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Gracie Ray on “Love, Quarantine,” Noble Breakups, and Rio

Gracie Ray

I predict that L.A. indie pop artist Gracie Ray will be one of the most important voices of the next decade. Long after the one-trick-pony singers have come and gone, she’ll be writing and singing songs that compare favorably to all-time greats like Sade, Valerie Carter and Roberta Flack.

Gracie’s unique vocal phrasing, jazzy chord changes and well-crafted lyrics put her in a league of her own compared to most of today’s AutoTuned singers. Her new EP Nighthawk also has a nobility of soul that I associate with artists like Aimee Mann and Maggie Rogers. While rockers like Gayle shriek “FU!” in the midst of a breakup, Gracie takes the high road on “Love, Quarantine”:

And to put it bluntly

I shouldn’t have to say sorry to you

No, that should be you

Gracie Ray’s music is a throwback to the days when artists relied on real talent and inspiration, not TikTok gimmicks.

Reviewers sometimes compare your voice to Snoh Aalegra or Sade, but I think it has distinctive qualities all its own. How would you feel if (a few years down the road), artists start emulating your voice as the iconic sound they’re going for, not Sade?

Thank you so much, first of all. I think singers like Sade And Snoh not only have really powerful and distinct voices but their songs invite singers to find their own distinct sound. I think they both inspired me to think outside the box in terms of phrasing. So I guess I hope to encourage more people to find what makes their voice or gift unique. 

There’s a noble, forgiving quality to your breakup songs. For example, in “One Of These Nights” you sing “Despite what you made me go through, I’m honored that I got to know you.” Many artists your age would scream “FU!” and put their ex’s picture on a dartboard. Is there something about your songwriting process that helps you reach this positive place?

Once I started writing about my relationships in depth and creating songs from that place, I came to realize what a gift every interpersonal relationship is. Especially for artists. I think the reason a lot of my songs are rooted in forgiveness and compassion is that I like to make sure I’m being self-aware. If I’m not honest about the part I played in these dynamics, then I can’t grow from them. Through my songs I started to let go of my victim mindset and started to understand that these counterparts were mirrors where I could see the parts of me that are still unhealed. I’m sure I will still be writing some “FU” songs, that’s just kind of where my heart was at while creating this EP.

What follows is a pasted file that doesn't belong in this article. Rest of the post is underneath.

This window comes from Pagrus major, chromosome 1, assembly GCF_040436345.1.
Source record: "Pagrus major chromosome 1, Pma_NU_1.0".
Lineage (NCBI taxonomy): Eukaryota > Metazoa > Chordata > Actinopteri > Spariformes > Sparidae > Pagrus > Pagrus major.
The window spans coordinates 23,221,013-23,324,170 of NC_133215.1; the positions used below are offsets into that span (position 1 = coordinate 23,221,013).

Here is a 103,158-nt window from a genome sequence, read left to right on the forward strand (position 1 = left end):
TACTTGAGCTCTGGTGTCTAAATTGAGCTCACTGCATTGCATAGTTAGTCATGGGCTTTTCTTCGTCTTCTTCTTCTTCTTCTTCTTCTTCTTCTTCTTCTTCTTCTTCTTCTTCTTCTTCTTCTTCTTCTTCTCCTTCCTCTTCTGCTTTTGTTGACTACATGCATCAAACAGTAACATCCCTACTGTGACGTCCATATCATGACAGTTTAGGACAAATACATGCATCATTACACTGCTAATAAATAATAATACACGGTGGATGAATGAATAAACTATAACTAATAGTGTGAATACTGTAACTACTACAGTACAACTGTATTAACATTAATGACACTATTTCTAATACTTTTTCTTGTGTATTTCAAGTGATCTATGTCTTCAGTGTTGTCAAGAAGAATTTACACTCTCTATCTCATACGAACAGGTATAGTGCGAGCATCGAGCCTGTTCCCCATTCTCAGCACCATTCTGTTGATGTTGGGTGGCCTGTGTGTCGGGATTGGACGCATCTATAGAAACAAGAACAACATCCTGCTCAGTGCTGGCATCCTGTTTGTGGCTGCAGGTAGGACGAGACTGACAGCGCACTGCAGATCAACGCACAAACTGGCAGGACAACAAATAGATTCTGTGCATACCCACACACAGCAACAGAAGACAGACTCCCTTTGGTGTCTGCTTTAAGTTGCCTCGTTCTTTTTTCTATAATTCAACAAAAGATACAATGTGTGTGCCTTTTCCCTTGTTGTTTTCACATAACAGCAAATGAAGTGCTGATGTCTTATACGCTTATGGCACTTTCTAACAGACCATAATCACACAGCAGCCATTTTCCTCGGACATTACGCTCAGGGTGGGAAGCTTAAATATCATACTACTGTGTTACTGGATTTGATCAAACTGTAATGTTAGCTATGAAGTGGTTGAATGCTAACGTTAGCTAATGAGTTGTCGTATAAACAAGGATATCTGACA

What’s the significance of your EP title Nighthawk? It has a more poetic feel than saying “night owl,” but is there a special reason why you chose it?

To me, Nighthawk means the thoughts and ideas that circle you at night – songs that come to you, a letter that you have to write, something that your soul is yearning to create and share. These ideas and songs lived inside of me long before I chose to do anything with them, so that’s why it felt important to title my first EP Nighthawk.

While in college in NYC, you sometimes backed up Chloe Chaidez of Kitten at live shows. Does this mean that there’s an “indie rock” side of you that may get expressed on future albums?

I loved singing with Chloe and have learned so much from watching her perform since we were kids. I definitely grew up on a lot of indie rock and hope to explore how I can incorporate those influences into future projects. 

You recently visited Rio de Janeiro. Was that just for fun…or was it a musical pilgrimage to the country that gave us Astrud Gilberto, bossa nova, etc.?

I actually had to postpone my trip to next year! I am so thrilled to be going with a dear friend who is from Rio so I can’t wait to get to experience her city and culture. I grew up listening to a lot of bossa nova so it will be incredible to visit the place where some of my biggest influences are from.

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